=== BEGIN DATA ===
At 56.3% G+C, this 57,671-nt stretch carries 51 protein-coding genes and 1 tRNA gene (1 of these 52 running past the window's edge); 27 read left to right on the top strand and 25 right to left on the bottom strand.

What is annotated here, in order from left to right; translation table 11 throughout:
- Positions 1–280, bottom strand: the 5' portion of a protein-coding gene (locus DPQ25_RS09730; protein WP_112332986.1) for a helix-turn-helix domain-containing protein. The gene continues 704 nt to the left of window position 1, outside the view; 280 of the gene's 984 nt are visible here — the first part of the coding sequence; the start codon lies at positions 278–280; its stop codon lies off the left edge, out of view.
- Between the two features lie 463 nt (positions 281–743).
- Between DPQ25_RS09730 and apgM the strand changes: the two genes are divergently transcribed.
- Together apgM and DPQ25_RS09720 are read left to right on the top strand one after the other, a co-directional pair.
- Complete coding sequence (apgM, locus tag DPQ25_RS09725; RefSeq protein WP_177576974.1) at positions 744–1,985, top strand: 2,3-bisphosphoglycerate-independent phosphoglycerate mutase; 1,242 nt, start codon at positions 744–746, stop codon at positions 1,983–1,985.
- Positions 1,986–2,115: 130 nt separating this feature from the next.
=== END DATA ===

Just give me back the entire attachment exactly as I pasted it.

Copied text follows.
At 56.3% G+C, this 57,671-nt stretch carries 51 protein-coding genes and 1 tRNA gene (1 of these 52 running past the window's edge); 27 read left to right on the top strand and 25 right to left on the bottom strand.

What is annotated here, in order from left to right; translation table 11 throughout:
- Positions 1–280, bottom strand: the 5' portion of a protein-coding gene (locus DPQ25_RS09730; protein WP_112332986.1) for a helix-turn-helix domain-containing protein. The gene continues 704 nt to the left of window position 1, outside the view; 280 of the gene's 984 nt are visible here — the first part of the coding sequence; the start codon lies at positions 278–280; its stop codon lies off the left edge, out of view.
- Between the two features lie 463 nt (positions 281–743).
- Between DPQ25_RS09730 and apgM the strand changes: the two genes are divergently transcribed.
- Together apgM and DPQ25_RS09720 are read left to right on the top strand one after the other, a co-directional pair.
- Complete coding sequence (apgM, locus tag DPQ25_RS09725; RefSeq protein WP_177576974.1) at positions 744–1,985, top strand: 2,3-bisphosphoglycerate-independent phosphoglycerate mutase; 1,242 nt, start codon at positions 744–746, stop codon at positions 1,983–1,985.
- Positions 1,986–2,115: 130 nt separating this feature from the next.